Evolution of Genes
Over time, some gene copies mutate to lose their function entirely. Such so-called pseudogenes may arise through accumulation of mutations that prevent translation of the gene, such as an insertion or deletion that stops translation at the beginning of the gene sequence. Pseudogenes also arise from mutation in a gene's promoter region. The promoter is the site at the beginning of the gene that attracts the enzyme called RNA polymerase. Without a functional promoter, the gene cannot be transcribed effectively, and so cannot lead to protein production.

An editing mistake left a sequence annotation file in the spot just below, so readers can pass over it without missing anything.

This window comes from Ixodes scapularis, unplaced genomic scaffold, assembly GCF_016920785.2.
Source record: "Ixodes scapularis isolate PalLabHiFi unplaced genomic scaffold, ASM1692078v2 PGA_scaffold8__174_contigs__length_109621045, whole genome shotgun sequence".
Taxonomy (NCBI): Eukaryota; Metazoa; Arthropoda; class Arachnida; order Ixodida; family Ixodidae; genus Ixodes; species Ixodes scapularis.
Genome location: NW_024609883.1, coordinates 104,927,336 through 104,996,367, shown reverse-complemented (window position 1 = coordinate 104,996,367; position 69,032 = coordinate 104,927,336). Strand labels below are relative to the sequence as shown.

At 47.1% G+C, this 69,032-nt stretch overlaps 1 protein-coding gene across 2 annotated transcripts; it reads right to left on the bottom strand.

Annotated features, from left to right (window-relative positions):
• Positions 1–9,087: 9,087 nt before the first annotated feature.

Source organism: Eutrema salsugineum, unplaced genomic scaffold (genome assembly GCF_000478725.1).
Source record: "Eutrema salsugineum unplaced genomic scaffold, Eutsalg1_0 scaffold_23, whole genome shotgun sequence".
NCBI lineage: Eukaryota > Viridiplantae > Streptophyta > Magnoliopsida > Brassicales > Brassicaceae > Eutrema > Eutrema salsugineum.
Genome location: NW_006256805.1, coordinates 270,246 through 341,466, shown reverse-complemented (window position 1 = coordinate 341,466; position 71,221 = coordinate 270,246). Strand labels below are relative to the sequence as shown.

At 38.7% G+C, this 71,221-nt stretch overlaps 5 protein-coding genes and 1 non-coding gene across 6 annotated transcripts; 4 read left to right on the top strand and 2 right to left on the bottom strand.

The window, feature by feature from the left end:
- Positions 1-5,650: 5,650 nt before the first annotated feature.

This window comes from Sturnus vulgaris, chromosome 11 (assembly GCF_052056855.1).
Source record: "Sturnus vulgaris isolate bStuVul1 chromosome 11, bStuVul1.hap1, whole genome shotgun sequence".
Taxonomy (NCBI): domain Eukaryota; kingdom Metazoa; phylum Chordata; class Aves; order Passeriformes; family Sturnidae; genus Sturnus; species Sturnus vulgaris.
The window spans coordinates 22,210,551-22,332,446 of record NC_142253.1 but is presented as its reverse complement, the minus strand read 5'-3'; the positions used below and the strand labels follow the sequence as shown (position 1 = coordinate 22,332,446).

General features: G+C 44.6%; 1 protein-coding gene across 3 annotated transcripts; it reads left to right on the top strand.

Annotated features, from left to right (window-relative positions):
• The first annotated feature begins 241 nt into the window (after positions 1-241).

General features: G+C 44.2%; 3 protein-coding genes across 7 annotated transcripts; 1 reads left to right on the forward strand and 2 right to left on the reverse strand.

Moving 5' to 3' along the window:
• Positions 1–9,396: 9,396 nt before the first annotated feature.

Retroposition is a very common source of pseudogenes. Pseudogenes have been discovered because their sequences are similar to functional genes. In humans, pseudogenes are known to exist for topoisomerase (a gene that cuts DNA to prevent twisting), ferritin (an iron storage protein), two different forms of actin, and many other genes.
- Evolution of Genes - The Role Of Transposable Genetic Elements
- Evolution of Genes - Gene Families
- Other Free Encyclopedias